I was certain our three-week trip to Tampa in January for the Florida RV SuperShow to purchase our new motorhome would not provide opportunities for field trips. I was right. But that did not stop our adventure in learning. The Lazydays campground where we stayed was filled to capacity with snowbirds attending the RV show, and Nick was the only youngster there. But he made lots of amazing friends. We were studying wars of the world, and we met several men who had fought in Vietnam and shared their experiences with Nick. He was infatuated with their stories of helicopters being shot down; rescue missions; injuries; and so much more. Eager to learn from them, he would show up at breakfast with his notepad and ask questions. It was amazing for all of us to see history come to life through new friends.
Learning doesn’t have to include books, worksheets, and assignments. Learning is experiencing something. Our goal for Nick is to provide an environment where learning is fun and becomes a lifelong journey. Sometimes our travels are planned and sometimes they are spontaneous, but they are always filled with adventure.
You don’t have to be a homeschooler to learn on the road. Anyone who travels with a child can “road school.” Parents and/or grandparents can take youngsters on weekend jaunts or summer-long field trips. Your vacation time does not have to be filled with books and assignments; you just need to look for ways to have a great time making memories and learning together. As the saying goes, “Kids don’t remember their best day of television.”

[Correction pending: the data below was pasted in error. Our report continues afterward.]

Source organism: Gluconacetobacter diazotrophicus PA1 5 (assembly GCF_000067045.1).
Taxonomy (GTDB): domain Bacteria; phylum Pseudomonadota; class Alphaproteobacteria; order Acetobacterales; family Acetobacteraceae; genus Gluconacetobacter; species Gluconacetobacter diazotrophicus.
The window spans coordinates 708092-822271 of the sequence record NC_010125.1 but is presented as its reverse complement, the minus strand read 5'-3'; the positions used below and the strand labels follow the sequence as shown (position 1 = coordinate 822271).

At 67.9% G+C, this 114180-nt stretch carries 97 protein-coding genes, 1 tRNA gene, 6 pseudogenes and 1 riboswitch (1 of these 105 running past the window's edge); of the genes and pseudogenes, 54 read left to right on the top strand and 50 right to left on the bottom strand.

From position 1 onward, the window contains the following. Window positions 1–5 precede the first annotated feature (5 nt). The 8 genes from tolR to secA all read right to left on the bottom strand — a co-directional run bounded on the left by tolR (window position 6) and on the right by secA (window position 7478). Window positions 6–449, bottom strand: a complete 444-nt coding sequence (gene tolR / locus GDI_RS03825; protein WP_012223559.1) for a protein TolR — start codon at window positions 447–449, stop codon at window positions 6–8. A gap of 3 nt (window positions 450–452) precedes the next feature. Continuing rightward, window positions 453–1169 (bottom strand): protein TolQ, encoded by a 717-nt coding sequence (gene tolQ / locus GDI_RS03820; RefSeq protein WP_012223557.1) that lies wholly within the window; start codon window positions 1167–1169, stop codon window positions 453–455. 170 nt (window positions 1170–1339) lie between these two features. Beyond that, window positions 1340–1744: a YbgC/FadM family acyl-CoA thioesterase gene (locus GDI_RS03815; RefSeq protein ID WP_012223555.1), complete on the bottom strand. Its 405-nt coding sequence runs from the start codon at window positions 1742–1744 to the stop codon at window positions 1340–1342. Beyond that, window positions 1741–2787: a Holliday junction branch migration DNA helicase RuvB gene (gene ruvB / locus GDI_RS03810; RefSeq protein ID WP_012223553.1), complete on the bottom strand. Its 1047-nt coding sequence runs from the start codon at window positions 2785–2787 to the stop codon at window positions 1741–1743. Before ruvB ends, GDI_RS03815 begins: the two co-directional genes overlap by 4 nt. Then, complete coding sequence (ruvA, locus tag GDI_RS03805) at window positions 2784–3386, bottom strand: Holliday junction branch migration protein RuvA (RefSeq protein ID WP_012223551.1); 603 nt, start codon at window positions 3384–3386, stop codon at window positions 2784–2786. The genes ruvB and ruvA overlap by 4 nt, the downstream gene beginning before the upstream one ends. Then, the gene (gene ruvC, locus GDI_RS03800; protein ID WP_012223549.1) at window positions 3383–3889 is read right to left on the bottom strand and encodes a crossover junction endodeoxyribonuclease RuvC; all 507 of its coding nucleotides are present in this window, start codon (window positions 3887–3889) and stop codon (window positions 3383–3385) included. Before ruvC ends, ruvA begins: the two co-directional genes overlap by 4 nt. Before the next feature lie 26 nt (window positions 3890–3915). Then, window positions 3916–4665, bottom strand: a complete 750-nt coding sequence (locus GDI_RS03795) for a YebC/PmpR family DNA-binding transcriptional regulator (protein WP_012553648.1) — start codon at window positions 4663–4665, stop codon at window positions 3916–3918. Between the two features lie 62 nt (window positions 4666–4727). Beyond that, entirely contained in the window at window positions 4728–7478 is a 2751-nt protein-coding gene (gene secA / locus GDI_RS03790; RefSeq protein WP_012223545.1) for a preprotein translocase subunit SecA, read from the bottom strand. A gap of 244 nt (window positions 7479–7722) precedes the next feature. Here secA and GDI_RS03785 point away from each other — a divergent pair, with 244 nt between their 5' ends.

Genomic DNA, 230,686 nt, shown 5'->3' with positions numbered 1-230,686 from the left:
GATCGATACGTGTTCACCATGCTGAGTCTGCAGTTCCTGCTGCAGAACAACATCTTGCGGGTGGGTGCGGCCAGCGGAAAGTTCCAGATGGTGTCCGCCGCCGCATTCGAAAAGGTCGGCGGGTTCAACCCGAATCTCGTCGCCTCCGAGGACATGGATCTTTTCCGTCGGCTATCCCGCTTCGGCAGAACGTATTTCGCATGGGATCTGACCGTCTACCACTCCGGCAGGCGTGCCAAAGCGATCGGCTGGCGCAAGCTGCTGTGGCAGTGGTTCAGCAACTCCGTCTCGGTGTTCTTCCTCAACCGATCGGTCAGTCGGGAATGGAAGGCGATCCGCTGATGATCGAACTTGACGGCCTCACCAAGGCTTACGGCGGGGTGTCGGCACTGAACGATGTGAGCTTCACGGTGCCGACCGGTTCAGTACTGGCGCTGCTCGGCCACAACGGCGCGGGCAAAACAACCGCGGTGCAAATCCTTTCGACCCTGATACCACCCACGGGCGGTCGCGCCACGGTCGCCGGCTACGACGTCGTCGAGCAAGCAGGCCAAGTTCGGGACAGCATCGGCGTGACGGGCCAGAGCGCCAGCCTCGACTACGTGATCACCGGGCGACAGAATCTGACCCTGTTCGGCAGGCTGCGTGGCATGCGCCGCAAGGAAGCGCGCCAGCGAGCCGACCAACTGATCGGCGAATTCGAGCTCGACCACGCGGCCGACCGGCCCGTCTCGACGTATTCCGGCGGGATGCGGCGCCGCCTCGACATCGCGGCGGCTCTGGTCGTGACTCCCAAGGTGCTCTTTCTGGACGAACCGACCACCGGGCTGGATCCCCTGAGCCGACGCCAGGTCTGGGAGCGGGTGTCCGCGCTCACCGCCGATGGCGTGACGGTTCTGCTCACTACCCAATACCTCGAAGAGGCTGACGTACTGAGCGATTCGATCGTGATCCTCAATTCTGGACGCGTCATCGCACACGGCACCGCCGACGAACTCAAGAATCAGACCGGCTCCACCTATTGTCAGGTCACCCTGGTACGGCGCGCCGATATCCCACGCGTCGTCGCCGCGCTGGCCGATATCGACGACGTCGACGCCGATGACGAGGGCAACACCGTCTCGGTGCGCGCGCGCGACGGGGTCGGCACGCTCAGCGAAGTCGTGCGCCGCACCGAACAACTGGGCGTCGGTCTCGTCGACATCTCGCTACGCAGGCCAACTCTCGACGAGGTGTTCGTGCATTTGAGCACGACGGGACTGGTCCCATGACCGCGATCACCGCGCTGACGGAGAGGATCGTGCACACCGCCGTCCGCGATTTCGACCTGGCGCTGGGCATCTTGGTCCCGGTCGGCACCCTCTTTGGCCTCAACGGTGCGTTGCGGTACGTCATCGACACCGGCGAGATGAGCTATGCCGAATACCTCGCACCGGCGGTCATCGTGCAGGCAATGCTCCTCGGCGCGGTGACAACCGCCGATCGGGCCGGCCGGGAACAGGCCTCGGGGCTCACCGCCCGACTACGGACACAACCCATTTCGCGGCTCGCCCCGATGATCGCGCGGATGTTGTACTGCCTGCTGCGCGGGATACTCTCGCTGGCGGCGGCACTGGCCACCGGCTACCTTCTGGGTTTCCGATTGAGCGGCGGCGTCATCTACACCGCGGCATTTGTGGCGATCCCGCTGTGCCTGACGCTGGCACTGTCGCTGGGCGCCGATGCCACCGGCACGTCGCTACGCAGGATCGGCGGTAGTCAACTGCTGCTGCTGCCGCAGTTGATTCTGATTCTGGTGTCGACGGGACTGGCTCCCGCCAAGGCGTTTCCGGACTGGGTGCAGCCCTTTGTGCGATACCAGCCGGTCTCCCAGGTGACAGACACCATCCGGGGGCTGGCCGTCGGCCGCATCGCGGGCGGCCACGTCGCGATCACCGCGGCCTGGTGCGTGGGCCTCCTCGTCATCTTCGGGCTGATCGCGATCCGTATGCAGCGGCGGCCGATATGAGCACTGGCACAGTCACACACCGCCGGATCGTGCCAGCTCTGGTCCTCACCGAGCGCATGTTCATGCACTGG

Here are some ideas for making learning on the road fun.
- As you travel, have children mark a map and track your path. A highlighter and a copy of the FMCA atlas work well.
- Encourage kids to research your trip and let them pick a place they would like to visit. This means you must be flexible and do as they wish. (Nick picked the UFO museum in Roswell, New Mexico. Who knew it would be so fun?)
- Allow time for spontaneity. Sometimes you just have to pull over to see that giant ball of string or climb that mountain. And if you meet a state representative at the local café, you must take him up on his offer to tour his farm in an old Army jeep.
- Have a notebook and plenty of paper and pens and colored pencils handy so the kids can write or draw pictures about your travels.
- Arm youngsters with an easy-to-use camera and let them put a photo show together for you.
- Help kids blog about their travels.
- Collect postcards to mail home.
- Limit, limit, limit television time! It will rob you and your children of memories. I still cannot understand why our motorhome has four televisions. That does not promote getting off the sofa. We all know the best stories do not begin with, “Hey, remember that time we were sitting on the sofa … ?”
Any trip can be an amazing journey in learning with your loved ones if you take time to look for learning opportunities. Be blessed! We hope to see you on the road. You can follow our travels via our blog at www.amomentatatime.org.